Title: The Translator
Author: Leila Aboulela
Publication Year: 1999
Source: Purchased at a book signing at Luminato Festival
From the cover:
Sammar is a Sudanese widow working as an Arabic translator at a Scottish University when she begins to translate for Rae, a secular Islamic scholar. The two develop a deep friendship that awakens in Sammar all the longing for a life she has repressed. As Rae and Sammar fall in love, she knows they will have to address his lack of faith in all that Sammar holds sacred. An exquisitely crafted meditation on love, both human and divine, The Translator is ultimately the story of one woman’s courage to stay true to her beliefs, herself, and her newfound love.
To be honest, I had never really heard about Aboulela before I noticed her on the bill for a Luminato event a couple of months ago. I had seen the cover for her newest book, Lyrics Alley (which I’ll be reviewing soon) on some blogs, but that was about it. After I attended the event at Luminato and heard her speak about herself and her work, I was definitely intrigued. So I started by reading her first novel, The Translator. Figured I might as well go in order, yanno? And it was a great place to start.
Sammar’s story is fairly simple, and yet Aboulela manages to create layers of subtle complexity through the way she writes. There are nuances in the relationship between her and Rae that are communicated without any dialogue, but also without much in the way of description. It’s definitely a story that benefitted from a light touch and a lyrical sense of narrative, rather than the outright showing and telling of so many contemporary works. One of the side effects of this is that it never really feels like there’s any action going on in the book … because, to be completely honest, there really isn’t.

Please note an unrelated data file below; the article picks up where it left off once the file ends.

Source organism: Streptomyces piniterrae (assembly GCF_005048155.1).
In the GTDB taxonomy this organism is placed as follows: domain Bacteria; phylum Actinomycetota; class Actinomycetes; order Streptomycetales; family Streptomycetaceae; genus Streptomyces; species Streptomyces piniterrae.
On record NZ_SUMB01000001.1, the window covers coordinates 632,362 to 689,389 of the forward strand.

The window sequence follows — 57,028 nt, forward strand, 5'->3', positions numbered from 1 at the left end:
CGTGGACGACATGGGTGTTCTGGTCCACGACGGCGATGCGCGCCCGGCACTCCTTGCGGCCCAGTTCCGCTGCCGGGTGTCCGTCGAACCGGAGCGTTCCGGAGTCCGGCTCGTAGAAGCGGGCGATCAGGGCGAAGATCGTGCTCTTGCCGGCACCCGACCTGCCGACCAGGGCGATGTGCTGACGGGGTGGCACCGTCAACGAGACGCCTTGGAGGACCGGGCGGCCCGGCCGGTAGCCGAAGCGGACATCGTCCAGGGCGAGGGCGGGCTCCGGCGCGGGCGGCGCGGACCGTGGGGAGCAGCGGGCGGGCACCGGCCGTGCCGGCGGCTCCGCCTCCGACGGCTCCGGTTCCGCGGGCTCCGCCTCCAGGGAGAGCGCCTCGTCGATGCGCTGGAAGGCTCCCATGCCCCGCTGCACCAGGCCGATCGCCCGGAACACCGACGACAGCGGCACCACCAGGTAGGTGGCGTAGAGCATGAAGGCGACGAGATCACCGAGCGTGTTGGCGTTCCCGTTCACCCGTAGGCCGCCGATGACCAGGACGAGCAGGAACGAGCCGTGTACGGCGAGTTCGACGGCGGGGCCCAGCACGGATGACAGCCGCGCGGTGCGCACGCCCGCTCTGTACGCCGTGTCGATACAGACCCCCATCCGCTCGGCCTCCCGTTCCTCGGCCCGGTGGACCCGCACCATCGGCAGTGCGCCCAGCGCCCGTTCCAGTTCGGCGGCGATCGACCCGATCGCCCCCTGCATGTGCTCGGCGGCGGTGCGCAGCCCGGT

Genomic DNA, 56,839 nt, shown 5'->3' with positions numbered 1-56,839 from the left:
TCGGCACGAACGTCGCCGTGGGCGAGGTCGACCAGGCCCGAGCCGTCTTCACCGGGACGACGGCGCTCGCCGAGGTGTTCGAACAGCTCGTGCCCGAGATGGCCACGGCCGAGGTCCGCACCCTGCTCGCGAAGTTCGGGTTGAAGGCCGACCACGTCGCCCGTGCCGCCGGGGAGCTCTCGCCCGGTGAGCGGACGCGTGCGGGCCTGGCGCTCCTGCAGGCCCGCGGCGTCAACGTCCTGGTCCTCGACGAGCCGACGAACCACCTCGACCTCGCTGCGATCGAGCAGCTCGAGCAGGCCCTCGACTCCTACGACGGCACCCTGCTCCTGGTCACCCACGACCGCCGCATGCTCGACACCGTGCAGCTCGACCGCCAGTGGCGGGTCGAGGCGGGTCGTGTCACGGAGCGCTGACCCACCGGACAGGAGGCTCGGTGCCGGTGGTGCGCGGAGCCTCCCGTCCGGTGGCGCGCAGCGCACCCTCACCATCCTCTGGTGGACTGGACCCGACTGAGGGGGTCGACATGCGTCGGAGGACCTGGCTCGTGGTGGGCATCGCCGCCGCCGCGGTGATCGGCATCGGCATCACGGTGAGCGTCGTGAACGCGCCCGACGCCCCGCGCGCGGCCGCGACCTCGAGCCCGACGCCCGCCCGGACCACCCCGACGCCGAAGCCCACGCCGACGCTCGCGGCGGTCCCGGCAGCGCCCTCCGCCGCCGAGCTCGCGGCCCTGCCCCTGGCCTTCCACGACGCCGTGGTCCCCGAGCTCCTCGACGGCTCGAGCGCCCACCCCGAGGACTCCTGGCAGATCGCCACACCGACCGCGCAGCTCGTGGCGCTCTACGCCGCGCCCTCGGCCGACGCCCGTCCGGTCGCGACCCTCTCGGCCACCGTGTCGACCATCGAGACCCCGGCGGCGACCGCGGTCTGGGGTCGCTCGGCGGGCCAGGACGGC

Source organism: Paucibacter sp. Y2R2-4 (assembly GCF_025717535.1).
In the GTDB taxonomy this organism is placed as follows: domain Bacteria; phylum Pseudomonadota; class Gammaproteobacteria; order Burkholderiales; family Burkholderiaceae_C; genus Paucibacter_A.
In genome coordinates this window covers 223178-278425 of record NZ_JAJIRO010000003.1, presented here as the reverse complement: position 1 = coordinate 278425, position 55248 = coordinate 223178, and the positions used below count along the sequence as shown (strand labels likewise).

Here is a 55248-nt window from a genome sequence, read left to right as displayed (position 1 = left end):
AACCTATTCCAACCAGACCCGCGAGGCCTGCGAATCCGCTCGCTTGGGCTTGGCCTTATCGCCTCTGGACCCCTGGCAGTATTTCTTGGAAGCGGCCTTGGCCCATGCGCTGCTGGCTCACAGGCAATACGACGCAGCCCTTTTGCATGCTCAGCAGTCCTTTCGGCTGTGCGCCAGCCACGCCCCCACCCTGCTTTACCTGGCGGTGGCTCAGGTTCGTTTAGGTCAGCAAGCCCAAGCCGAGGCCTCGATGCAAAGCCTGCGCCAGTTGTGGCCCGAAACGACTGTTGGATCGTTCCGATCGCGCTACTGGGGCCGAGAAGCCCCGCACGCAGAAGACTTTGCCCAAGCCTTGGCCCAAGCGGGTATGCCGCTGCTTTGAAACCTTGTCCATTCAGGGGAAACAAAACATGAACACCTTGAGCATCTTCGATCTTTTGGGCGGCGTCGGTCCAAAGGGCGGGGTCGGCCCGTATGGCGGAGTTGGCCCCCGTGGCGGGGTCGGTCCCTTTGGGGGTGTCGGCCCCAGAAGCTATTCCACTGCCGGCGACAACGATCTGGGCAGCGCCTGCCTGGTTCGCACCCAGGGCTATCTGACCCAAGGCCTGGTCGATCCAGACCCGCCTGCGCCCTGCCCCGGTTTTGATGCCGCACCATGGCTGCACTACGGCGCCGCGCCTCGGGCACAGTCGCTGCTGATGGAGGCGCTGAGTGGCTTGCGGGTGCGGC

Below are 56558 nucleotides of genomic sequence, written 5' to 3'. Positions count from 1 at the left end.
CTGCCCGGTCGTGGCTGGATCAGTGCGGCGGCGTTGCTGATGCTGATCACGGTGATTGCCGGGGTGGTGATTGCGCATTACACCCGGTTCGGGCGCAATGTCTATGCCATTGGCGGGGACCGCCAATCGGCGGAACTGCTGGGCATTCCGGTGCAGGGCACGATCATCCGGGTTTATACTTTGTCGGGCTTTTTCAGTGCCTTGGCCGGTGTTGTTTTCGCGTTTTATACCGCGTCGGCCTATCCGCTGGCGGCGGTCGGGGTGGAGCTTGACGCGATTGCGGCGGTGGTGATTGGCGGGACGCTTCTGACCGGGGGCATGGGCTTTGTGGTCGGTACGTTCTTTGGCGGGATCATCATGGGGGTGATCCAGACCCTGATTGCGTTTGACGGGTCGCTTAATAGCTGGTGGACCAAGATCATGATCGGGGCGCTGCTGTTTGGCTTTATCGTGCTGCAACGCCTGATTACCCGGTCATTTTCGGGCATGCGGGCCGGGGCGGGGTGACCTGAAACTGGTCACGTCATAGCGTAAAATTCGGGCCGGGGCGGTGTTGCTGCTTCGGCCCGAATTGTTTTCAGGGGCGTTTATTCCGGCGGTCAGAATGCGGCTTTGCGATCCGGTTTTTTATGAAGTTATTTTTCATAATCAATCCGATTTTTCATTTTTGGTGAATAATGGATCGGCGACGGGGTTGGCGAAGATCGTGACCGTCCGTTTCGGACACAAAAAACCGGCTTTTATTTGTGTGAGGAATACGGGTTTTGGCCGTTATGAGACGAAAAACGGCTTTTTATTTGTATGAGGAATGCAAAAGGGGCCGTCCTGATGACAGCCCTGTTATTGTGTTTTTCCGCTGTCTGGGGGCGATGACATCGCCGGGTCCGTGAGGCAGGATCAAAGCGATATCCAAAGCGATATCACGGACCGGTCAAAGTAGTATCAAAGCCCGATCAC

The Translator does well in this area, though. Even though there’s no major events happening, and the main plot revolves around the relationships between Sammar and those around her (Rae, her aunt, and her deceased husband are the major ones), it still draws you into the story and makes you feel for the characters. It’s as though Aboulela finds a way to weave the narrative in such a way that all you see is the beauty of the threadwork instead of necessarily keeping an eye on what it will look like when it’s finished.
Having said that, I’m usually someone who’s more interested in plot and details and less in the lyrical aspect of writing. (I know, I know, whack me so that I can hang my head in proper shame.) If you’re like me in this regard, you may or may not like The Translator. But you will definitely love it if you’re the kind of person who enjoys literary fiction and ruminations on family, love, and faith.
You can find other posts in the series by clicking on the image to the right, or by taking a look at the schedule of posts and reviews.